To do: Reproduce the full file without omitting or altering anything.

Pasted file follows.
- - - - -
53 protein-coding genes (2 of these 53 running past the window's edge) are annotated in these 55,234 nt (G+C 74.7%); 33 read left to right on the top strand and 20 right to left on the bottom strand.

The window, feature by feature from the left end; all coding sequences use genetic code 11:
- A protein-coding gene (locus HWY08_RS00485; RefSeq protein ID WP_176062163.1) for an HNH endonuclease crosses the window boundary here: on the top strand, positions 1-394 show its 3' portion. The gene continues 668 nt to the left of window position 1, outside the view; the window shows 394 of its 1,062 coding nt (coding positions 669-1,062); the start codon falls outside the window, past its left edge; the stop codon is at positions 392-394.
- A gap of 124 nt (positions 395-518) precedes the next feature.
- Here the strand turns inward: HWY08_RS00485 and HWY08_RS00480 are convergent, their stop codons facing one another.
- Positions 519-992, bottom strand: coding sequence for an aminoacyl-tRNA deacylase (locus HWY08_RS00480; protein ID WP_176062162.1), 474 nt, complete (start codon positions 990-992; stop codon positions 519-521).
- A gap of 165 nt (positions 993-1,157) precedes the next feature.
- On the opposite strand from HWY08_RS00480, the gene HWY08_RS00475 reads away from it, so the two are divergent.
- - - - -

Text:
53 protein-coding genes (2 of these 53 running past the window's edge) are annotated in these 55,234 nt (G+C 74.7%); 33 read left to right on the top strand and 20 right to left on the bottom strand.

The window, feature by feature from the left end; all coding sequences use genetic code 11:
- A protein-coding gene (locus HWY08_RS00485; RefSeq protein ID WP_176062163.1) for an HNH endonuclease crosses the window boundary here: on the top strand, positions 1-394 show its 3' portion. The gene continues 668 nt to the left of window position 1, outside the view; the window shows 394 of its 1,062 coding nt (coding positions 669-1,062); the start codon falls outside the window, past its left edge; the stop codon is at positions 392-394.
- A gap of 124 nt (positions 395-518) precedes the next feature.
- Here the strand turns inward: HWY08_RS00485 and HWY08_RS00480 are convergent, their stop codons facing one another.
- Positions 519-992, bottom strand: coding sequence for an aminoacyl-tRNA deacylase (locus HWY08_RS00480; protein ID WP_176062162.1), 474 nt, complete (start codon positions 990-992; stop codon positions 519-521).
- A gap of 165 nt (positions 993-1,157) precedes the next feature.
- On the opposite strand from HWY08_RS00480, the gene HWY08_RS00475 reads away from it, so the two are divergent.